Poor leadership and a lack of quality staff in key roles are among the most significant barriers to good asset management in local government, according to a report.
Author Brianna Aris surveyed 132 local government professionals on the state of their organisation’s asset management.
Aris, who is Senior Civil Engineering Officer of Assets at the City of Albany, says her findings reveal that a poor asset management culture is systemic throughout many councils.
“Asset management isn’t always embraced, and I think that we take a lot of steps forward and then collapse back again,” she explains.
“My motivation behind this report was to find out how we can help asset management in local government become more productive.”
The report Quantifying Major Barriers to Good Asset Management Practice in Local Government was completed as part of Aris’s Bachelor of Engineering Technology (Professional Honours in Infrastructure Asset Management), with the Centre for Pavement Engineering Education and University of Tasmania.
Respondents represented a cross section of organisations, working across management, CEO, executive and officer roles.
“I wanted to get an idea of the perceptions around asset management, so this wasn’t just aimed at asset management staff, but also included CEOs and executives,” Aris says.
Aris looked at potential barriers to good asset management from three different viewpoints: financial, political and organisational.
The top five barriers identified through the survey were:
1. A lack of leadership
2. Budget constraints
3. Lack of well-qualified key staff
4. Poor communication
5. Increasing service levels
Aris says her own experiences working in local government, now at the City of Albany and formerly with the Shire of Broome, indicated organisational issues were at the heart of the problem.
“The results suggested it was all about support from above, it was all about silos within organisations and lack of communication, and of course the old chestnut of engineers and accountants not getting on was challenged,” she says.
Of course, budget constraints are a perennial issue – even more so in post-mining boom Western Australia.
“There was a lot of contraction in budgets, particularly in Western Australia with the end of the peak mining industry,” Aris says.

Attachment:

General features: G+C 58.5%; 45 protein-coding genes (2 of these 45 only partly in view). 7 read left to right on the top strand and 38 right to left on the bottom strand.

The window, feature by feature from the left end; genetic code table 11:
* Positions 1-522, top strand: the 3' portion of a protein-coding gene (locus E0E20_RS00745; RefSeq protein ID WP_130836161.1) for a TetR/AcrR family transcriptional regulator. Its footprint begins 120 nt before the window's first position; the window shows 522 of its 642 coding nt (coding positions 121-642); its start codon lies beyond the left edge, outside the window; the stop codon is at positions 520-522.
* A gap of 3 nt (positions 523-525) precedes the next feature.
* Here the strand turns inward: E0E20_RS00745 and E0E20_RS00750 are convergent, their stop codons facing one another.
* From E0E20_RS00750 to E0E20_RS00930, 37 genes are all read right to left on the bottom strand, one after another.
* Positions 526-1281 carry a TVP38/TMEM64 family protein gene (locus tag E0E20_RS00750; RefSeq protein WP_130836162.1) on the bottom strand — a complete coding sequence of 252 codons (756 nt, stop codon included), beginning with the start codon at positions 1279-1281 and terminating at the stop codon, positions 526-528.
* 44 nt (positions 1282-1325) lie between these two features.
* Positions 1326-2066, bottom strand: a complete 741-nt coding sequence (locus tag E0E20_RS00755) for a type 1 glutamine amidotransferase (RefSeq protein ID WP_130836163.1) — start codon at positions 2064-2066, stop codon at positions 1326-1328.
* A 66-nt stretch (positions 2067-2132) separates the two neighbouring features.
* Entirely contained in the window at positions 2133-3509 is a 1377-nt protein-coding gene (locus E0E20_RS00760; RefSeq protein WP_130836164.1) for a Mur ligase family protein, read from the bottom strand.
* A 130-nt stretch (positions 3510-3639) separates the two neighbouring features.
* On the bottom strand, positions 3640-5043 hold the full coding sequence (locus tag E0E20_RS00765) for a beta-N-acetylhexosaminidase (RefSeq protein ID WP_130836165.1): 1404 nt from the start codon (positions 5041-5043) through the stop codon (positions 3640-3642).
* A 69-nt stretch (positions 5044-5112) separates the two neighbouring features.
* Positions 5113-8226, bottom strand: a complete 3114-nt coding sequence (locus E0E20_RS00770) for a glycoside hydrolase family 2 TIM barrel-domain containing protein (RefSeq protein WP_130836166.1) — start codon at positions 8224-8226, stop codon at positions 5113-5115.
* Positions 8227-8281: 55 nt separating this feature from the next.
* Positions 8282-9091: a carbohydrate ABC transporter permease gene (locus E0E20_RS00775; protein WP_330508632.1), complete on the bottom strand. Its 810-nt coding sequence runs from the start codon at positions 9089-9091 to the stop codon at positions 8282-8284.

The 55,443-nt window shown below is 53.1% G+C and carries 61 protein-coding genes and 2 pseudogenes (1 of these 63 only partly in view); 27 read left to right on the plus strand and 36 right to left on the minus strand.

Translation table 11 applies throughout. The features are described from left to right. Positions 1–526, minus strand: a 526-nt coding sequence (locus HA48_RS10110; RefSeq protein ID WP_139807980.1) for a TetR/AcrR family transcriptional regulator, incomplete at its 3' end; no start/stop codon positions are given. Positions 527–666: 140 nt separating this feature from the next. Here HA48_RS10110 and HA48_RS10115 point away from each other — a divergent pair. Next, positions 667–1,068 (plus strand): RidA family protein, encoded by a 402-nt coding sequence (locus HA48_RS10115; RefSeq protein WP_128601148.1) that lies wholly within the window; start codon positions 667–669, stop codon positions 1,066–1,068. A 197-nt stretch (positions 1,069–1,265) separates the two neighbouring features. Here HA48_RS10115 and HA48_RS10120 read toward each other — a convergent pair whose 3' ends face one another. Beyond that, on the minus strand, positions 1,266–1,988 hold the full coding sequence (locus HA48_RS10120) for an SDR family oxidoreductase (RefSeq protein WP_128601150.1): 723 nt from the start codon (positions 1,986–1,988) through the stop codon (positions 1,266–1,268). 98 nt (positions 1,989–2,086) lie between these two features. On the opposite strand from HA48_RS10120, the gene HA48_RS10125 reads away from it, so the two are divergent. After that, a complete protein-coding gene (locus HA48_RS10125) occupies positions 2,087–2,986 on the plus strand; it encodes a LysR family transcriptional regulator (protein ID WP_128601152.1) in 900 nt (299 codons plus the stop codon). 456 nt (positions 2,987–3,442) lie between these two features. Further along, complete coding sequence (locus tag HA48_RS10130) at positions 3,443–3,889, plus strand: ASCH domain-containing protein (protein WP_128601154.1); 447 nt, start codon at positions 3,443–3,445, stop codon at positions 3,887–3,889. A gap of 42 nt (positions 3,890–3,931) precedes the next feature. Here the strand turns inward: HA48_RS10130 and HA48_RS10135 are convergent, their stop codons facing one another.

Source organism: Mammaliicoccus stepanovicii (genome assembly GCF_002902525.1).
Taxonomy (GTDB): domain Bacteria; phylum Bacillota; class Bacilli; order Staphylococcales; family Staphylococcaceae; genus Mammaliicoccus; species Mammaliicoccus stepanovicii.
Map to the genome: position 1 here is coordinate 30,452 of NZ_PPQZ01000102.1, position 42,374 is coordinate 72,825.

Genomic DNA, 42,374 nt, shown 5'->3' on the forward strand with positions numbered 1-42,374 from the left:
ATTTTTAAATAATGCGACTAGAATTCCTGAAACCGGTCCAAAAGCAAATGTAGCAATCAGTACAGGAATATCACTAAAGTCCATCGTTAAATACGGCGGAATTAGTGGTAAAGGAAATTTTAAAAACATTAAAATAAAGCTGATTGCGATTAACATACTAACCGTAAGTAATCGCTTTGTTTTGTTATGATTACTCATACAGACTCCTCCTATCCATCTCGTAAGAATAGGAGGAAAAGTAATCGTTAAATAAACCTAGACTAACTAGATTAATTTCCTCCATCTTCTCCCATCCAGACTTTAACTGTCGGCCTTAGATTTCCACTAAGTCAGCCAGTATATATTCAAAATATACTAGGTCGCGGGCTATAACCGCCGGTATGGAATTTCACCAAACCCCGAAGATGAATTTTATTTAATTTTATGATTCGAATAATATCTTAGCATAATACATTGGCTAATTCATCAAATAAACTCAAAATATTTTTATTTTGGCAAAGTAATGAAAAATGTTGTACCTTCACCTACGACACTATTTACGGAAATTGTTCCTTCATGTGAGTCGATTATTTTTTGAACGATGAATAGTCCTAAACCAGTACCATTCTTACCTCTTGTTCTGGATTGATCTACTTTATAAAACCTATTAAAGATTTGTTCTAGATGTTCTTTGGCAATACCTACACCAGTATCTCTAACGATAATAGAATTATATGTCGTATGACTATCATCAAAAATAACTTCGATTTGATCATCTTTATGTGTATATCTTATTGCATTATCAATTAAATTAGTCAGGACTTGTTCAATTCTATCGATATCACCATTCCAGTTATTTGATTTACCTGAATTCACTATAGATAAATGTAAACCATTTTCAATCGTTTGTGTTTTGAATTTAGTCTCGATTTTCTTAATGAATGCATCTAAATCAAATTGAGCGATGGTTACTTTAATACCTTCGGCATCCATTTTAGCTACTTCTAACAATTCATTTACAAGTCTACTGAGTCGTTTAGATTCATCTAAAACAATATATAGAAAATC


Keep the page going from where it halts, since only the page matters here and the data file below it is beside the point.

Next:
“It was a two edged sword, because we were able to attract technical staff because the mines were letting them go, so there was that advantage, but we had no money.”
Lack of leadership
However, the survey results clearly indicated a lack of leadership around asset management was considered the highest barrier.
“Predominantly, that was about council and the executive – but there has to be leadership from all directions,” Aris says.
“I can’t sit here as an asset management professional, and think, ‘My CEO’s not interested, so to hell with it’."
Aris says all asset management officers have a responsibility to lead their organisation by improving asset management practices, despite the barriers.
“Leadership is not only the remit of those higher up in local governments. I believe that authentic leadership is important and effective at all levels,” she says.
A number of survey respondents strongly recommended more training for elected members, executive and up-skilling of other key asset management staff as a solution.
Lack of quality staff in key roles and poor communication
In smaller local governments, one staff member has to be an expert in all things, which can mean asset management skills are left out in the cold, Aris says.
“It’s just about where local government’s priorities are – if you’re a small shire and you’ve got 10,000 people and a small rate base, you can’t afford to have an asset manager and a manager of engineering,” she says.
“You can say ‘I want a really good engineer as my manager of engineering, because I want roads built well’. Or, you can have someone with really good strategic asset management skills, and put senior civil engineers around them to build the roads.”
Aris says the majority of job advertisements for asset management positions call for an engineering qualification, while ignoring the essential skills needed for strategic asset management.
“To be a co-ordinator of assets and to get strategic asset management happening, you need leadership skills, you need communication skills, you need to have data skills, you need to have analysis skills,” she says.
“My research indicated that, as an industry, we may not have this balance of skills right yet.”
Aris says there is room for an asset management perception survey of elected members.
“Comments indicated elected members are looking at asset management from a different perspective – they’re looking at keeping the community happy, and they’re only looking in the short term,” she says.
View the video wrap-up of the report:
Brianna Aris would like to sincerely thank all the respondents who generously gave their time to complete the survey.